I’ve been a big Michael Jung fan since he danced into most of our hearts at the 2010 WEG. Every time another event rolls around, people ask, “Can he do it again?” as if Michael’s luck might finally run out. However, Michael Jung doesn’t dominate events because God ordained him to or he does special pre-event voodoo. Neither does Tim Price, Chris Burton or anyone else who completed Burghley this past weekend. They succeed because instead of worrying about luck, they worry about riding the best they can.
I think we cling to the idea of luck as an equalizer in our sport. After all, everybody works incredibly hard. If we totally eschew chance then we have to come to the terms with the fact maybe so and so lacked experience or accuracy or finesse. If we stop letting luck rule our competitions, then we have to hold ourselves accountable for our failures (which is hard). But, it also allows us to take full credit for our success.
Believe me, as a competitor I have clung on to the idea that a bad round was because of bad luck. I’ve used all the excuses: I got paired with the grumpiest dressage judge, I went first in the division, it rained all night — but this attitude over the years has done nothing for improving my results. In the time that I’ve been complaining about bad luck, I probably could have been building the skills that would get me better scores.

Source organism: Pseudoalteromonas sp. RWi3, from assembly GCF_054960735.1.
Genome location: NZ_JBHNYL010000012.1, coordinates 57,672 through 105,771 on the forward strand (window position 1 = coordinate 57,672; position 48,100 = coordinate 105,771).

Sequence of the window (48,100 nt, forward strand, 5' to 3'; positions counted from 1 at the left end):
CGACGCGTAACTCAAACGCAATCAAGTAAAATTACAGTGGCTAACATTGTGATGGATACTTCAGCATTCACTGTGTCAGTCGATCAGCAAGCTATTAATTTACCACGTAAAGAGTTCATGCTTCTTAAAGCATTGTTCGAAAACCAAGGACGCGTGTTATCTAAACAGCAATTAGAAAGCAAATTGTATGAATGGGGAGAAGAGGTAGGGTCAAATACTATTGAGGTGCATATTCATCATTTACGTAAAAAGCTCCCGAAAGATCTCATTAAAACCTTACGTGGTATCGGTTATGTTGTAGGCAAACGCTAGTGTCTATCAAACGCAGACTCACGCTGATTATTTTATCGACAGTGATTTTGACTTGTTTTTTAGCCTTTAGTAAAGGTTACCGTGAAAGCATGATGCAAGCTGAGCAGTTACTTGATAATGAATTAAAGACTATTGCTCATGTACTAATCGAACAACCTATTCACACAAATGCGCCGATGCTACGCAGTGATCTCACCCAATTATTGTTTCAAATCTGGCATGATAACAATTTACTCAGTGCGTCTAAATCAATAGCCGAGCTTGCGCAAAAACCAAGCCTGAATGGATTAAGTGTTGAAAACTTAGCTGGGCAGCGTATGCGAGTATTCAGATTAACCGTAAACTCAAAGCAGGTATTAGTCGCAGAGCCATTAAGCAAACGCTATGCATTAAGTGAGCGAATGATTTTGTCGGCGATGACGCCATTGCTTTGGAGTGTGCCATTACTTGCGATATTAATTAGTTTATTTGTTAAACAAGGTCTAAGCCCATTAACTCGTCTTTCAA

I didn’t see that all of this luck stuff just wasn’t true until I began to see consistent results with my horse Roxanne. When I first bought Roxanne, we used to score in the high 40s and 50s in the dressage at a horse trial. Now I can eek out a test in the mid-30s, and we’ve got room for improvement. Was I unlucky at the beginning and lucky now?
If you bet on luck, anything can change tomorrow. Which means I could go back to scoring in the 50s, and I would prefer that doesn’t happen. I also wouldn’t want to consider that everything I put into improving my dressage was moot just because the gods have smiled down on me favorably for now.
If you believe in your lucky cross-country undies, sure, keep wearing them. But make sure you can also jump all the ditches, tables, banks and water forwards and backwards — because that is how someone like Michael Jung wins Burghley (after winning Rolex, the World Championships, the Olympics, Europeans and probably a thousand other events).